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Three years after being taken private by an affiliate of private equity firm Sun Capital Partners, Friendly’s – the family restaurant and ice cream chain known for its Happy Ending sundaes – filed for Chapter 11 bankruptcy protection. According to the filing, Friendly’s proposes to use the bankruptcy to jettison the pensions of nearly 6,000 employees and retirees. Outrageous as this seems, Friendly’s also proposes to sell itself out of bankruptcy to another affiliate of its current Sun Capital owners in an auction to be held in early December. While other bidders may enter the auction for Friendly’s assets and frustrate these plans, the conditions proposed for the auction heavily favor Sun Capital’s ‘stalking horse’ bidder.
A key part of Sun Capital’s restructuring plan is to shift liability for the pension plan to the federal government’s Pension Benefit Guaranty Corporation (PBGC). According to PBGC’s exposure report, released earlier this week, assuming that plans are not terminated by healthy companies, the program can meet its obligations through the next 10 years; although it faces a long-term deficit of $24 billion. Generally, businesses are able to shed pension liabilities in asset sales, and PBGC does not require companies to make good on pension plans they can no longer afford. But in an unusual move, PBGC announced that it will fight Sun Capital’s attempt to stick U.S. taxpayers with the bill. PBGC objects to what appears to be a transparent effort by Sun Capital to take advantage of the bankruptcy process to abandon pension obligations while continuing to keep its ownership of Friendly’s. If Sun Capital gets away with this, PBGC will be on the hook for the pension payments, the program’s finances will worsen, and Friendly’s workers may not get the full pension benefit they are owed.
Sun Capital’s disregard for Friendly’s workers extends beyond this effort to dump its pension obligations. The company could have provided advance notice of the impending shutdown to workers at the 63 restaurants slated to close as part of the bankruptcy filing since the bankruptcy was clearly planned well in advance. Instead, workers at these stores were told one evening that the next day would be their last. About 1,260 employees, well over 10 percent of the company’s workforce of 10,300, were laid off. The WARN Act requires 90-days advance notice of a mass layoff, but only if the company has 50 or more full-time employees at a particular site. Most Friendly’s stores have about 20 employees. New York has its own state WARN Act that applies to firms with 25 or more workers at a single location. It is possible that some of the six closed Friendly’s restaurants in New York are vulnerable to a WARN Act violation. Even if Sun Capital is not legally prohibited from laying these workers off without 90 days’ notice, common decency suggests they deserved more than the 24 hours’ notice they got.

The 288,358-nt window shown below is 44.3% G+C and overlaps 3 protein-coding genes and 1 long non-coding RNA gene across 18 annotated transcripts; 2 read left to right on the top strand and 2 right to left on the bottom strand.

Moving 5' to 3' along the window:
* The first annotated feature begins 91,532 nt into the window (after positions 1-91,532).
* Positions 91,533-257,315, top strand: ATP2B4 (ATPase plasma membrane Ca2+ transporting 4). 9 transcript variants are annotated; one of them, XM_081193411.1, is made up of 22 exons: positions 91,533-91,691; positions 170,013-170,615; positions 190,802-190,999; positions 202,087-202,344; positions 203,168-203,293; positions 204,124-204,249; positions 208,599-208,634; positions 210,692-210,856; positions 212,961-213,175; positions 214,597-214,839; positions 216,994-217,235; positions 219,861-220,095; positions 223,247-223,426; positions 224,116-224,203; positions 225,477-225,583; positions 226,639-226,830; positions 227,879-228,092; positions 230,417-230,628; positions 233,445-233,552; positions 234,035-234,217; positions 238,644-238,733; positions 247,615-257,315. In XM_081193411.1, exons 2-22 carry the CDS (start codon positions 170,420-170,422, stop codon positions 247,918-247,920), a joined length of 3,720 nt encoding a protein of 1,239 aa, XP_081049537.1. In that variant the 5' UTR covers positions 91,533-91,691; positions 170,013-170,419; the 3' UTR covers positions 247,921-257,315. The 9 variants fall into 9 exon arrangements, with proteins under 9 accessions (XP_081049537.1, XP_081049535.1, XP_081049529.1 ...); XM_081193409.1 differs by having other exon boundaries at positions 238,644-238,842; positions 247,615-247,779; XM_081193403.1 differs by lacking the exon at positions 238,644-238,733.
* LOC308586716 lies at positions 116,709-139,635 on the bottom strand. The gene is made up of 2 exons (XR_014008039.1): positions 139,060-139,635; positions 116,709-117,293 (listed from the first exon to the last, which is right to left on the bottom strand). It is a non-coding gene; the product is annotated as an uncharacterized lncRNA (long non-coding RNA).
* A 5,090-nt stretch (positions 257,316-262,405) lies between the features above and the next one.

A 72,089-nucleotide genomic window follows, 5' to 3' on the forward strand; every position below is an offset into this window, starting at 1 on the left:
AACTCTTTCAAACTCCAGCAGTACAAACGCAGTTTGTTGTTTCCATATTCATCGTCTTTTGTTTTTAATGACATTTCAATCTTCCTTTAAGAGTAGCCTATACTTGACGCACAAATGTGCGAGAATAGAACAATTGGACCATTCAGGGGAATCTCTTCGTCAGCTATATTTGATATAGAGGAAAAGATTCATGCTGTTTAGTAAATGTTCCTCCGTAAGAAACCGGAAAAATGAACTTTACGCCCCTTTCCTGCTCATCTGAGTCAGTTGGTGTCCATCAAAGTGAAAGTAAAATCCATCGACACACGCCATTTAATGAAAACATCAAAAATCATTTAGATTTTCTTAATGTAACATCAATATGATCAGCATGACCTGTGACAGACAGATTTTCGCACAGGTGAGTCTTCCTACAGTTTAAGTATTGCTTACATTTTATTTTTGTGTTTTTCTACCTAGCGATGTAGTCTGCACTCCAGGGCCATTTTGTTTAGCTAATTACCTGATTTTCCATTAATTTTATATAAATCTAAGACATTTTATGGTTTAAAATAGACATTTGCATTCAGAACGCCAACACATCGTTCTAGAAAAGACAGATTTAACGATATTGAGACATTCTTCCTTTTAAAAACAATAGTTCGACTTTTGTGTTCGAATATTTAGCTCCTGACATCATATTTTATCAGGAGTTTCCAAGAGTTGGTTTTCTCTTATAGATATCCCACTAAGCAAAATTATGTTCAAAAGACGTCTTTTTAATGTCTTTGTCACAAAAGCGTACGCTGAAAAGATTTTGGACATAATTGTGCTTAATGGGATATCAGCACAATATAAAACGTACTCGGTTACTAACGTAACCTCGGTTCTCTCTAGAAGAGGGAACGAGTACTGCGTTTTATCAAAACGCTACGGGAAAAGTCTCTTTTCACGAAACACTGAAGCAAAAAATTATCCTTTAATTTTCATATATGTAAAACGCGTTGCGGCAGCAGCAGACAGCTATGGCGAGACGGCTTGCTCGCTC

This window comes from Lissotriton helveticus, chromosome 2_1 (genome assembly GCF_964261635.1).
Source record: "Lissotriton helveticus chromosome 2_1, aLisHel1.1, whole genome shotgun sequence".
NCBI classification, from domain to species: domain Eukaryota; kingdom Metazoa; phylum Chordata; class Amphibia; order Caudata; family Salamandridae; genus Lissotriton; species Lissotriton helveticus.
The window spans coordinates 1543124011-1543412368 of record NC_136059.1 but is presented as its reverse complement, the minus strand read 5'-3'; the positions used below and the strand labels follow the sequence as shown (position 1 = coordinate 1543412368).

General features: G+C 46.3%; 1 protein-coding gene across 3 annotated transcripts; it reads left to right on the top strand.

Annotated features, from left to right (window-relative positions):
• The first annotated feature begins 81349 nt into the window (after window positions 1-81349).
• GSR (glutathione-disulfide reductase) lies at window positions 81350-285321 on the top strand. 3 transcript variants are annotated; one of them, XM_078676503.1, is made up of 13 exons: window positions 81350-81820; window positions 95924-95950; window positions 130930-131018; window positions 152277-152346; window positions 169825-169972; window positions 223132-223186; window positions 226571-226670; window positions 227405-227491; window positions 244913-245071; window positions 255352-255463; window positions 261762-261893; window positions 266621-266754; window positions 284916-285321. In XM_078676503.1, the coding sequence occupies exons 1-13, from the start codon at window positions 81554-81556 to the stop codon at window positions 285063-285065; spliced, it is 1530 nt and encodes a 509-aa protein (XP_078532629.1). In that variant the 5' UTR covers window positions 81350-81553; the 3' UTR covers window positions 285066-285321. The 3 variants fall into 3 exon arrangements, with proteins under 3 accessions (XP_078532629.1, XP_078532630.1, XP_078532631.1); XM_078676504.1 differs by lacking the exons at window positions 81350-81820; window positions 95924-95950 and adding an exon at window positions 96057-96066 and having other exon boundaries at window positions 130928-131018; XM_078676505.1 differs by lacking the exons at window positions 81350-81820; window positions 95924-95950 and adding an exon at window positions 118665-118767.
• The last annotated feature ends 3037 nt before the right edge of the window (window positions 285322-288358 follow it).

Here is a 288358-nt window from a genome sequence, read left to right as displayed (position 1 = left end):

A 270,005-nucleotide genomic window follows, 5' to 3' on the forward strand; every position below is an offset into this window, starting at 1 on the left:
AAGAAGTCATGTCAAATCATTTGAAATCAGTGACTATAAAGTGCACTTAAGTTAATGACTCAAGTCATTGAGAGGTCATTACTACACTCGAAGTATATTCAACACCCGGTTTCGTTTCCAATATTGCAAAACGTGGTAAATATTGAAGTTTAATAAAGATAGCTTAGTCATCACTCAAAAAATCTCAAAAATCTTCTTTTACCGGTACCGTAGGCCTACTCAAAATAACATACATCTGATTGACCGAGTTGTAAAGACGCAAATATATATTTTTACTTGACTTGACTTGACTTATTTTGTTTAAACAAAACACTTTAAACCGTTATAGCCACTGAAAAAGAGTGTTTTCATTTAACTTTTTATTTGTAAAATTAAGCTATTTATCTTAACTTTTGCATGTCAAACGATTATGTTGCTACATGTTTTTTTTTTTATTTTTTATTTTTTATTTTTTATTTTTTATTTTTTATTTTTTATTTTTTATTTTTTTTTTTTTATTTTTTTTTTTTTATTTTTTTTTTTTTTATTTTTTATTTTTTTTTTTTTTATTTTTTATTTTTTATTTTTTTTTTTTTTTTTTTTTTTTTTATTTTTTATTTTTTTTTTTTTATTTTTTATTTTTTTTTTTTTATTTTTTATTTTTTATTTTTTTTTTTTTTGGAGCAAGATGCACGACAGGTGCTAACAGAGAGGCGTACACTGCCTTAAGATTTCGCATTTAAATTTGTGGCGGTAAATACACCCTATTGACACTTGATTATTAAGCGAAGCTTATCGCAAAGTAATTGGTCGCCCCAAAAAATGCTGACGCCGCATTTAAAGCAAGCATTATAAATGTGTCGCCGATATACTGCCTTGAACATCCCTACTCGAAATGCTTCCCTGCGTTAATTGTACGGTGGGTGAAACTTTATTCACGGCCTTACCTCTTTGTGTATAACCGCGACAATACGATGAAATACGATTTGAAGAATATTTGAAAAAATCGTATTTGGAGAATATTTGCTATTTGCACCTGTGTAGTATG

Friendly’s blames its financial woes on the recession and the rising price of cream. These are real issues, but according to Restaurant Finance Monitor, “Friendly’s problems are largely of its own making.” The leveraged buyout left Friendly’s with $297 million in debt, most of it taken out in 2008. In addition, after acquiring Friendly’s, Sun Capital sold its corporate headquarters property and the buildings housing 160 of its restaurants in a sale-leaseback arrangement in which the restaurants paid above market rents to stay in the same buildings that the chain used to own. Under these circumstances, Friendly’s could not make the investments and operational changes to make the turn around that Sun Capital had promised. As for the private equity firm’s claim to improve governance, Friendly’s had two CEOs in its three years as a Sun Capital portfolio firm.
This is not the first time a Sun Capital portfolio firm was burdened with debt, saddled with above-market rents in a sale-leaseback agreement for its facilities, and refused an injection of cash from the private equity firm that could have helped it survive. The bankruptcy of the west coast department store chain, Mervyn’s, while in Sun Capital’s hands not only cost the jobs of 30,000 workers, but stiffed the vendors for merchandise valued at $102 million.
Private equity firms argue that restructuring may be painful, but the improved financial, governance, and business operations at affiliated portfolio companies creates economic value. Sun Capital might have a hard time making this case. SSI Group, which operates Grandy’s and Souper Salad restaurants, and Real Mex, which operates El Torito Restaurant and Chevys Fresh Mex – all Sun Capital portfolio companies – also entered bankruptcy in the past two months.
Eileen Appelbaum is a senior economist at the Center for Economic and Policy Research and the co-author of ‘Leaves That Pay: Employer and Worker Experiences With Paid Family Leave in California.’
This article originally appeared on Huffington Post.